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Nursing Considerations When Using Neuromuscular Blocking Agents to Assist With Intubation

A Review of Literature

Blauvelt, Grant, BSN, RN; Burdick, Kailee, DNP, RN; Cannon, Emily J., DNP, RN

doi: 10.1097/CNQ.0000000000000234
Original Articles

The use of neuromuscular blocking agents (NMBAs) in acute care settings during intubation is vitally important. The NMBAs increase first pass success rates significantly while protecting patients from gastric aspiration, tracheal injury, and death. During emergent intubations, succinylcholine and rocuronium are commonly used, but each comes with specific risks and individualized interventions. First pass success can be increased by ensuring correct dosing for overweight patients and employing the use of video laryngoscope. For planned, nonemergent intubations with sustained paralysis, the chosen NMBA can be individualized to fit the patient's needs. This includes dosages based on upregulation or downregulation of acetylcholine as well as speed of administration to prevent histamine release. Nurses must provide specific care when managing the treatment in high-risk patient populations (coronary artery disease, hyperkalemia, renal failure, liver failure, and traumatic brain injuries) who may receive certain types of NMBAs. Finally, because of the wide range of adverse effects with these drugs, close assessments are essential to prevent complications.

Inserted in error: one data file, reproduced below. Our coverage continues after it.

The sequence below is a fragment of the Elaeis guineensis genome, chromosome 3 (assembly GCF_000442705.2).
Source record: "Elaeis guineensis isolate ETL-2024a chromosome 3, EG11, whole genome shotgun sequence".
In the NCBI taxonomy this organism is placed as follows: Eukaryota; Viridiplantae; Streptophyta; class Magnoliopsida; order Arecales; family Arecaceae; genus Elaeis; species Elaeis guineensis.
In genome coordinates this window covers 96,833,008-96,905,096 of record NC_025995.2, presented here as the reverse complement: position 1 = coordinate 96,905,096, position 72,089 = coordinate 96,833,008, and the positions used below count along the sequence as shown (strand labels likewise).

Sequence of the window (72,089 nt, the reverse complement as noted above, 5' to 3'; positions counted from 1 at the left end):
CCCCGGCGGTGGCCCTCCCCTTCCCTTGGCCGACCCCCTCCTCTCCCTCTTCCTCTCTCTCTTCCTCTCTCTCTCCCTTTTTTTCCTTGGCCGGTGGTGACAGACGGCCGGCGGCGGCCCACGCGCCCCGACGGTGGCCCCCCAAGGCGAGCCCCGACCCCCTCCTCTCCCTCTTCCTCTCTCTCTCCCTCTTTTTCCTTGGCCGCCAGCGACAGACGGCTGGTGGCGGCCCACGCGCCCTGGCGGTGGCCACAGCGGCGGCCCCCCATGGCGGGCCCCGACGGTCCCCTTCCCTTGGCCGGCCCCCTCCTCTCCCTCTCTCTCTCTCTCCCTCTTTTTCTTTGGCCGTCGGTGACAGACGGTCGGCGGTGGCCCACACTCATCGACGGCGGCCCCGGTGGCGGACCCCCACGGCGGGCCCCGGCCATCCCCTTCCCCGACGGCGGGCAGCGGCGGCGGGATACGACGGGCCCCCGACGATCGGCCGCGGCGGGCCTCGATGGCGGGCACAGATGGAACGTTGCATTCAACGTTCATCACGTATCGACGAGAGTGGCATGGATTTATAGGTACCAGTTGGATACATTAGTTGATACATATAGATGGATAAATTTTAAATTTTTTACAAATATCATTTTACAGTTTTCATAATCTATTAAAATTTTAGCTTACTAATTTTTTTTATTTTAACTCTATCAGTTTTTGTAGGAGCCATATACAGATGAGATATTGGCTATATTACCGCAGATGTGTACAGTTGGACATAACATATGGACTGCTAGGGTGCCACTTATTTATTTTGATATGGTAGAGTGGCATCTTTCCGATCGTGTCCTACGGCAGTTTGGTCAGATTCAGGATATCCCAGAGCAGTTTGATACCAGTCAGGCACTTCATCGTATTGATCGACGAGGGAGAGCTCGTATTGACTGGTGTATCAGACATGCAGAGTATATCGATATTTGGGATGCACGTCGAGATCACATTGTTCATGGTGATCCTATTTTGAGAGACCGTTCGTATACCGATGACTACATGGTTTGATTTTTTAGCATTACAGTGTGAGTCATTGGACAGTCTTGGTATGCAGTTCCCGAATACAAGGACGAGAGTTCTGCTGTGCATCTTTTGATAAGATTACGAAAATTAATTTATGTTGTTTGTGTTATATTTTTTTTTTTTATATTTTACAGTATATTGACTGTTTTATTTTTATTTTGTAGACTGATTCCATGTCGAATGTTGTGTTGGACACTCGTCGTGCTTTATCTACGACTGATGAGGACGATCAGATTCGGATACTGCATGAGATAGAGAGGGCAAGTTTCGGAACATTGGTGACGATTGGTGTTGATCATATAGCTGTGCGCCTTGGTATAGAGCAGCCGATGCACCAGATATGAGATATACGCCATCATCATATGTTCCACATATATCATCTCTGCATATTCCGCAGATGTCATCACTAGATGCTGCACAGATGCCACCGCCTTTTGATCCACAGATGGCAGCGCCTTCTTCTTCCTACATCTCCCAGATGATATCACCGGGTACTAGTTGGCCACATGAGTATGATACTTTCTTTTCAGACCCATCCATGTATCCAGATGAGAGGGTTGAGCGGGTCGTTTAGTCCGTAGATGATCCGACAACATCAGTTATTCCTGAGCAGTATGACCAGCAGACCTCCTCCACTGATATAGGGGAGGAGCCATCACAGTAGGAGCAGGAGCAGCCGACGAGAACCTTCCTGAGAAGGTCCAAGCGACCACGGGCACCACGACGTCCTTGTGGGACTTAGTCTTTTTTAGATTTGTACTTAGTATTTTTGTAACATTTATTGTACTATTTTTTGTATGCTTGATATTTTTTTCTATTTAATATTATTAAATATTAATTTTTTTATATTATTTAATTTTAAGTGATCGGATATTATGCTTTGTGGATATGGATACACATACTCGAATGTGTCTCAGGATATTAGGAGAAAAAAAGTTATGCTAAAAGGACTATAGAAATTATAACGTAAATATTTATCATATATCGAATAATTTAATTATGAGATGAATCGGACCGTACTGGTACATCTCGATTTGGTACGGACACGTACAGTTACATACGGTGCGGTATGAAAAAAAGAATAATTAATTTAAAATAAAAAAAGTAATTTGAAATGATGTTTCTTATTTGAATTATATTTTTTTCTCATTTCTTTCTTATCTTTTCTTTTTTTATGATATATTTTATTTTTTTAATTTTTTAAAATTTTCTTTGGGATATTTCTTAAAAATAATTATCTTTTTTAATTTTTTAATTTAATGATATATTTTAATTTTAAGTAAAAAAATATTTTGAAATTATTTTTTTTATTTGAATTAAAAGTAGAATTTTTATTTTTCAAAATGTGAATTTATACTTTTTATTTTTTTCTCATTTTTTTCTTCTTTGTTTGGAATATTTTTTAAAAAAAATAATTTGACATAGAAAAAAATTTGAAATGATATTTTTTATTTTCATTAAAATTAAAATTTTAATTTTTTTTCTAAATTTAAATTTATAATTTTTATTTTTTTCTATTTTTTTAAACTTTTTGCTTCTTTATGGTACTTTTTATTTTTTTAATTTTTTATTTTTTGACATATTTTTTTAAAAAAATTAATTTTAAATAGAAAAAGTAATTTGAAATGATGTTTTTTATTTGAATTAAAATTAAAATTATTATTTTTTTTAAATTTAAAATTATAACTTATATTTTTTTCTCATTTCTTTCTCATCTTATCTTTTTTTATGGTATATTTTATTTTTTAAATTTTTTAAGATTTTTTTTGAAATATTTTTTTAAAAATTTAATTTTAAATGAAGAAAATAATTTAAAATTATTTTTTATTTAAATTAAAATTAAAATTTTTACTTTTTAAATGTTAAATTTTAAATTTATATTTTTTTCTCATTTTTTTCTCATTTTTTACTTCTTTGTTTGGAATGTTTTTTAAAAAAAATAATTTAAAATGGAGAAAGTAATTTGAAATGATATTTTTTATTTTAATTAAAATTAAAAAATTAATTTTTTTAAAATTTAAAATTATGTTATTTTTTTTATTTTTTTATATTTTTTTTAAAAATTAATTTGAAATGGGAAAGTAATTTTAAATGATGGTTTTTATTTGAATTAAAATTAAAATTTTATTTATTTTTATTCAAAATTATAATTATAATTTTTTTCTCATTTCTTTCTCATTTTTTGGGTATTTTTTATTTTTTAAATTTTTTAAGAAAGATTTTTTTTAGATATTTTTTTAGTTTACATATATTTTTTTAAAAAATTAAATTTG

Department of Baccalaureate Nursing, Indiana State University, Monroeville (Mr Blauvelt); and School of Nursing, Indiana State University, Terre Haute (Drs Burdick and Cannon).

Correspondence: Grant Blauvelt, BSN, RN, Department of Baccalaureate Nursing, Indiana State University, 13306 Houk Rd, Monroeville, IN 46773 (gblauvelt01@gmail.com).

The authors have disclosed that they have no significant relationships with, or financial interest in, any commercial companies pertaining to this article.

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